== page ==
So how the hell in the world do these passengers expect there to be ANYONE at the bottom of the slides to help them less than 10 seconds after the decision to evacuate was taken? Do they think they have evacuation teams that instantaneously just spring up out of thin air?

I've flown Jet2 in a door seat so I KNOW that crew speak to each person at an 'unmanned' emergency exit to check that they know that in the event of evacuation it is their responsibility to check it is safe, open the door and either help people get out the door or help them off the slide at the bottom.

But yet some of these passengers seem to think that having paid their ticket price that, even in an emergency, everyone has to wait on them hand and foot. And I think that LoCo really hasn't helped this. People don't see Cabin Crew as emergency responders whose primary duty is to keep them safe, they see them as air bourne customer service and sales representatives and their personal attendants to serve them in the air - "would you like to buy a scratch card sir?"

Last edited by Burnie5204; 4th Sep 2014 at 23:45.
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Old 5th Sep 2014, 08:16
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Whilst i agree with the comments of two previous post the fact remains we have what we have in terms of passengers and i think its more to do with the frequency and therefore complacency of regular flyers.

Evacuations should be a absolute last resort, the BLK Jet2 evacuations was i understand order by fire 1, so no real choice for the Capt, The GLA Jet2 evacuation would appear* to be due to misting following ingesting deicing fluid either from the runway or following deicing, something that might reasonably have been expected and therefore briefed for the cabin crew.

I await the report on the EMA Jet2 evacuation, but the AAIB are looking at the R1 relay issue according to early reports an issue that would explain loss of cabin PA and other issues reported.

Prior to considering an evacuation the Capt should always ask 'Cabin crew report' I can see smoke, what colour is it?, its white, is it clearing? how far can you see?

Evacuations in most case will result in injury!! A well handled event was the the aircraft (not Jet2) that left R14 at LBA some years back and ended up with the port side dangling over the drop, an evacuation there would have been a theme park slide almost vertical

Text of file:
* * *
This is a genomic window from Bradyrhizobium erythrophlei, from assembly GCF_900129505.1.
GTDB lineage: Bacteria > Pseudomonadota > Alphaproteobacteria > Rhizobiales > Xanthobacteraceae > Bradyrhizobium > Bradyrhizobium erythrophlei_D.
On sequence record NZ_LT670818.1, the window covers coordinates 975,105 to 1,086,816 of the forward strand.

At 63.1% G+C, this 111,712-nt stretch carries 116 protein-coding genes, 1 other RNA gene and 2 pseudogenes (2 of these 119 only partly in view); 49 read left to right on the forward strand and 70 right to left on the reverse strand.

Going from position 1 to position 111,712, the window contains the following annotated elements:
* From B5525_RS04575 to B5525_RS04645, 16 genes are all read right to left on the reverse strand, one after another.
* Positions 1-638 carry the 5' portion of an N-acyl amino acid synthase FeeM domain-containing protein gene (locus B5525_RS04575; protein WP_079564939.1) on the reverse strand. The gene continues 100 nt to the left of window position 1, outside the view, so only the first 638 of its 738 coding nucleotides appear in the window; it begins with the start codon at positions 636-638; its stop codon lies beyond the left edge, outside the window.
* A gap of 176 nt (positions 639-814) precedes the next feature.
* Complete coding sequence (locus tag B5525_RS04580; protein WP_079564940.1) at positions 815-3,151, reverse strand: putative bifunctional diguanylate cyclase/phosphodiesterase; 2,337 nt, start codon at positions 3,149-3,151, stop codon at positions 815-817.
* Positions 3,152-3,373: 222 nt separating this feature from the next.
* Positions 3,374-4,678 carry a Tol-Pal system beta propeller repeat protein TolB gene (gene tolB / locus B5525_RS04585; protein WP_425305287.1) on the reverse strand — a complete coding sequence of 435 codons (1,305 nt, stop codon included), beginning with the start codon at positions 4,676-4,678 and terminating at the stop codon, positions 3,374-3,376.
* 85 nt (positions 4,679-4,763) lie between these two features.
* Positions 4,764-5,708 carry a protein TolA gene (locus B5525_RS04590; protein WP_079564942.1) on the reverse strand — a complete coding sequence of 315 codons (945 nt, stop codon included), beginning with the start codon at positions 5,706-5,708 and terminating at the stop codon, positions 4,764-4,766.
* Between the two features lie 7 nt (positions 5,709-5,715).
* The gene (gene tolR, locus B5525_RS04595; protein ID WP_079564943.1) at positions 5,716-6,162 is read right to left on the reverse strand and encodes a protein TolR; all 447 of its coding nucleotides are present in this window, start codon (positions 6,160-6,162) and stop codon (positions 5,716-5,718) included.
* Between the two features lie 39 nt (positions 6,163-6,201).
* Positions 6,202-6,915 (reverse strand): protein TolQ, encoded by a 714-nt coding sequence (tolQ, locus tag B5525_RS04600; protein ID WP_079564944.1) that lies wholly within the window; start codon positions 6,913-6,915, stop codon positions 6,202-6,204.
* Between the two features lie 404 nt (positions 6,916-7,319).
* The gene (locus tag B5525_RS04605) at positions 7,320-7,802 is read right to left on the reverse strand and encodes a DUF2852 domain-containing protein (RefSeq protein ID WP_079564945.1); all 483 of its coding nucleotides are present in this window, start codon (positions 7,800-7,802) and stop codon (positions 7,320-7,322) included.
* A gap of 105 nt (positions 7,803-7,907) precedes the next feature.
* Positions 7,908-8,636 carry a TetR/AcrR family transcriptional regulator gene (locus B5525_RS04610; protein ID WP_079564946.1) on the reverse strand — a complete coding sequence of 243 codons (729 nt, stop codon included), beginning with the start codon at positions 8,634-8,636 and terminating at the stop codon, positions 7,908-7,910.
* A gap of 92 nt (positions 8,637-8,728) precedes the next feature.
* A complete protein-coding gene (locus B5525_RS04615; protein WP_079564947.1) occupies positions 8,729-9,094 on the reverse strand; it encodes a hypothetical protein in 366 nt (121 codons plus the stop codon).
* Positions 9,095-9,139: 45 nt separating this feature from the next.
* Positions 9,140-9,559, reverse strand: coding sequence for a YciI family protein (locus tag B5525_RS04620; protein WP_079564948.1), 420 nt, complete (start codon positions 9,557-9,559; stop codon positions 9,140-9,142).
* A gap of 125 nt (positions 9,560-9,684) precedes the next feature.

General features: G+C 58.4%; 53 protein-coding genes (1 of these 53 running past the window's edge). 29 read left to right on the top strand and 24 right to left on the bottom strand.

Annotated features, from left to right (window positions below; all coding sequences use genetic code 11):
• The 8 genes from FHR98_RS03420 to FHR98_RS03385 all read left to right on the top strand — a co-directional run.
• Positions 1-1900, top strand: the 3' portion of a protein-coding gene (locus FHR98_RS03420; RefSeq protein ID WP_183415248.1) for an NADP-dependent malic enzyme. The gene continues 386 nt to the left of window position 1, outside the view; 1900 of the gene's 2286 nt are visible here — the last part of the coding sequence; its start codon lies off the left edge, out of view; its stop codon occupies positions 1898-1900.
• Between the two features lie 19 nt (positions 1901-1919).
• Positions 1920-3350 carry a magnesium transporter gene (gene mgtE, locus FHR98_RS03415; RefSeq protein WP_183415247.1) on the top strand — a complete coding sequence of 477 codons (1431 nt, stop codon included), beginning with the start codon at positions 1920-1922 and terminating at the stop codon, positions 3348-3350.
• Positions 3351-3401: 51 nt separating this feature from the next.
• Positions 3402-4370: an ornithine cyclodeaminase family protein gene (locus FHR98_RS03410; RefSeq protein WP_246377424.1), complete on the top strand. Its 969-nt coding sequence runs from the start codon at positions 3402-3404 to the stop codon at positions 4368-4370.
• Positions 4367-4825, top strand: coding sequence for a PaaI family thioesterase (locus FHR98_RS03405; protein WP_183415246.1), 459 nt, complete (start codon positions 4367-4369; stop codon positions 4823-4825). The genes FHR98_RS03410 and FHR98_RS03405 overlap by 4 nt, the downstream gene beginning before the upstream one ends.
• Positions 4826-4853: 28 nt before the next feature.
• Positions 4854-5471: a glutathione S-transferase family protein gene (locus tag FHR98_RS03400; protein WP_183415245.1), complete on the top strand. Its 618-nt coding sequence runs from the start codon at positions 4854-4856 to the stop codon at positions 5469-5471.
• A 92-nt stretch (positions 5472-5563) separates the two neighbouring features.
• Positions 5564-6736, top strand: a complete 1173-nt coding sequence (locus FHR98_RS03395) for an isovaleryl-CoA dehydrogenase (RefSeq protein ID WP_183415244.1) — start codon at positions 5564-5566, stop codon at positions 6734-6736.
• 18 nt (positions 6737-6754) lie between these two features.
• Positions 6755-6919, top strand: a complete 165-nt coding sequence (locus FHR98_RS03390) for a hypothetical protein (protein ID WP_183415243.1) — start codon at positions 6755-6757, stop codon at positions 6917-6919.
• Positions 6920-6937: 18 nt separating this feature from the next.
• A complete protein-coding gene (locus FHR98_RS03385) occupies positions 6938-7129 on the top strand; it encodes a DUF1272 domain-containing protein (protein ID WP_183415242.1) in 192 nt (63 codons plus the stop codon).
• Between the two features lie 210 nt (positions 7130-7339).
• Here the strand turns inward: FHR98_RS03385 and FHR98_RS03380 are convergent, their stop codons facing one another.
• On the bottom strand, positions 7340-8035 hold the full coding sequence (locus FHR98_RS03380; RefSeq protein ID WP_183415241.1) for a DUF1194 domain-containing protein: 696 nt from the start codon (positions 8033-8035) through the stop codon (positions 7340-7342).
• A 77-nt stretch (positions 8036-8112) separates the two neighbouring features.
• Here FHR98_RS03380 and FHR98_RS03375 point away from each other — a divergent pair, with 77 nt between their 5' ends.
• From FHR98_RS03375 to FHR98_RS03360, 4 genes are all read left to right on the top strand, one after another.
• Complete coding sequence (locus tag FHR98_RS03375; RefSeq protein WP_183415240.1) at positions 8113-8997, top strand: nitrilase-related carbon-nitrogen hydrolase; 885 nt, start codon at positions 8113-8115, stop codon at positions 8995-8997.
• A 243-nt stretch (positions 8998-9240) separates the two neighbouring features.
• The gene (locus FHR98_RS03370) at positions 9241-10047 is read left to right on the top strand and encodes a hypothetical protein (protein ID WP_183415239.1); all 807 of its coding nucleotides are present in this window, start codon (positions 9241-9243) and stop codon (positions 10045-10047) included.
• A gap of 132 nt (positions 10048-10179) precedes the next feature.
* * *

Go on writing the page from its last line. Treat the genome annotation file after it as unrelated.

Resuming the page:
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Old 5th Sep 2014, 09:13
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As a slight aside, I had to laugh out loud last night when BBC News at Ten explained the trauma experienced by one unfortunate passenger. Who, it turns out, was so traumatised by his experience that he had to travel back to EMA some hours later and ponder to himself quietly outside the perimeter fence in order to try and take in all those experiences he had whilst in situ!
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Old 5th Sep 2014, 09:20
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The media coverage of this incident has been sensationalist to say the least - no wonder more people are becoming afraid of flying when they keeping hyping it up.

Never let the facts get in the way of a good story.

Well done to the crew for getting them all off in one piece.
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Old 5th Sep 2014, 09:32
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BBC Radio 4 mentioned this yesterday but didn't mention the airline. Is this simply because the incident didn't involve one of their sensational 'favourites'?
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Old 5th Sep 2014, 11:09
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There was a time when most passengers paid attention to the safety brief but now, because people fly so much and emergencies are so rare, very few believe it is worth spending the time to listen and understand what is being said. Unfortunately, the price of doing so is blind disorder and panic.
Amongst the comments on the Daily Mail was one bloke who asserted, repeatedly, if he was on an aircraft that had just completed an emergency landing, he would:

a) not wait for the crew to say it was safe to open the doors
b) he would thump anybody who got in his way or try to stop him